Death and Life of Buddha

, Nepal
, Travels


With my Indian visa quickly expiring, I decided to take heed and depart Benares. Off to Nepal I head for a refresh of both my visa and head in the crisp mountains.

I entered the train station to await my train to Gorakhpur from whence buses will complete the journey to Pokhara and then Kathmandu. As I entered the crowded station I noticed a monk in auroral attire monitoring the entrance to the platform. He quickly engaged me in converstation about my destination and our plans were the same: journey to Kushinagar on the Indian side to visit the place of Buddha’s death and to Lumbini on the Nepali side where Buddha was born.

“Yes, okay, well then- just follow me, ok? I’ve been here several times!”

And just like that I met Master Roy, a monk born in Singapore living in Taiwan for many years and my companion for the next several days. He now lives at Taipei’s famed White Cloud Temple. With him was another Taiwanese pilgrim, a woman of about his age, whom he was escorting around the famous Buddhist pilgrimage points of India and Nepal.

Master Roy

8229-21221gif-2Master Roy is certainly eccentric and friendly- and doesn’t he resemble Bob Hoskins, the actor from Who Framed Roger Rabbit? At the station, I thought of my freshly shaved head under my hat as I watched Master Roy apply generous amounts of some kind of oil upon his own shorn dome. It was bound to happen. With a smile I unveiled my cranium and accepted a coating of his Sri Lanken lube that left me shining like a cue ball and Master Roy chuckling with pleasure.

At both stops, Buddhist countries and organizations have spent large amounts of money to build temples of their own style. In these temples it is possible to stay and eat, donation appreciated. Master Roy has been to these sites several times and thus knows where to stay, who the head monks are, and what to see. I couldn’t ask for a better method of visitation.


Our first stop was Kushinagar. Guatama Buddha would achieve parinirvana here at the age of 80 in 483 BCE. Parinirvana occurs upon the bodily death of one who has attained complete awakening, escaping samsara or the cycle of reincarnation.

According to tradition Buddha would take his final meal, either that of pork or mushroom, from a blacksmith and fall violently ill. Sensing the end was near, Buddha would instruct his attendant to convince the blacksmith, Cunda, that the meal had nothing to do with his death and was in fact a source of great merit to provide the Buddha with his last nourishment. Buddha told his disciples at his death to follow no leader, but to follow his teachings (dharma). Today, the Parinirvana Temple marks the spot of his death with a statue inside.

“All composite things pass away. Strive for your own liberation with diligence.”

-Final words of Guatama Buddha

Parinirvana Temple, Picture courtesy Wikipedia

Picture courtesy Wikipedia

Sleeping Buddha Detail

Buddha Feet

Makutabandhana, the cremation-site. Picture courtesy Wikipedia.

Over the centuries, warring invasions left the site destroyed and jungle retook the surrounding countryside. In the 1800’s, English attached to the East India Company rediscovered the site and eventually made the connection from the ancient texts that this was in fact the site of Buddha’s death.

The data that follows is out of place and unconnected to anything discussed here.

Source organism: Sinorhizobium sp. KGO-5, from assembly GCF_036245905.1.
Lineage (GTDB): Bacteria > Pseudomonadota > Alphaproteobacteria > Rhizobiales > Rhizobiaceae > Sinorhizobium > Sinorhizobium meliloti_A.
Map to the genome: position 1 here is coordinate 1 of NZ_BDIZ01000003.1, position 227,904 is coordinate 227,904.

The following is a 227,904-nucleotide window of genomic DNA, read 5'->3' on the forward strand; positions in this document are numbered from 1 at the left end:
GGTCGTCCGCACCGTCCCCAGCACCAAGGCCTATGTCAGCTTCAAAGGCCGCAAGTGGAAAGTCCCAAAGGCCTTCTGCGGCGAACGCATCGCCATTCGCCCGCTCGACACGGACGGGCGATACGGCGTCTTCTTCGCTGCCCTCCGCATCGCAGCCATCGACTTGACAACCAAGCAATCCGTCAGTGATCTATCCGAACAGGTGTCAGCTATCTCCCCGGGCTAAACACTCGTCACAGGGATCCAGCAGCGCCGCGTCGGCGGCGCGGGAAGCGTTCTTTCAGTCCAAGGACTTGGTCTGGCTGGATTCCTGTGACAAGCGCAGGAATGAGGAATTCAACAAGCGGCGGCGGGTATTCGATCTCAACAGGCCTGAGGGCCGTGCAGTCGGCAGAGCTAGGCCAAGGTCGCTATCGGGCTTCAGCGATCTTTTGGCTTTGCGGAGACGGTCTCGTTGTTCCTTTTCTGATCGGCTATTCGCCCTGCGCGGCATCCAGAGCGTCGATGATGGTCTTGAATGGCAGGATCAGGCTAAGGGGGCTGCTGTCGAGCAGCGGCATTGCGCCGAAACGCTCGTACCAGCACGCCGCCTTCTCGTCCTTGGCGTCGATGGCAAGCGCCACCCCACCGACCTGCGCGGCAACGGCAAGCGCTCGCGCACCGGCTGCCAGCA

Of interest, The Maitreya Project aims to build a 152 meter tall statue of Buddha that will surely bring many more pilgrims to this holy site of Buddhism. The Statue of Liberty is 46 meters tall.


So we left Kushinagar, where we stayed at the Burmese Temple, and continued across the border of Nepal to Lumbini. This is the place of Buddha’s birth and is much more vibrant in feeling and community. We first stayed where all traveler’s rest their heads, the gigantic Korean Temple. This temple can accommodate large numbers of people in several housing building and boasts a concrete reconstruction of a traditional Korean temple. Though this was fine, we eventually used Master Roy’s connections to get us into the still under-construction Vietnamese Temple.

And what a temple it is. Vast amounts of money are creating a sort of Buddhist-Disney compound with slightly trippy statues, a crane pond, and huge main temple with dragons, lotus, and mountain sculpture.

View from top of Vietnamese Temple, looking onto the grounds.

Local resident of the Vietnam Temple

Surrounding the holy sites of Lumbini are large monastic zones separated into Theravadin monasteries on one side with Mahayana and Vajrayana monasteries in another.

But we came to see the birthplace of Buddha, where Queen Mayadevi delivered young Siddhartha (“he who achieves his aim”) in a pond. She was on her way to her father’s kingdom to give birth, as custom of the time. During the celebrations over his birth, a hermit seer predicted that the child would become either a a great king or a great holy man.

Birthplace of Buddha.

Buddha’s Exact Place of Birth, picture courtesy of Wikipedia

The modern site boasts a Bodhi tree, an Ashokan pillar to mark the visit of the great king, a bathing pond, and a temple housing a marker for the exact site of Buddha’s birth.

Under the Bodhi Tree




I ended up staying longer at these sites with the company of Master Roy and his travelling companion. He is a first class individual and a prime example of one of the first tenets of Buddhism: charity. So it was with some hesitance I took my leave and continued into Nepal. Hopefully I can meet Master Roy again when I visit friends in Taiwan.

1 comment so far ↓

#1 Victoria on 08.23.12 at 5:59 AM

Don’t know how i got here (seems to be a recurring theme in my life lately 🙂 but I’m glad I did. Sounds like a great trip I would love to take, but for now I shall live vicariously through your travels, as was probably partly your intention–so thank you. Can’t wait to explore your blog further.

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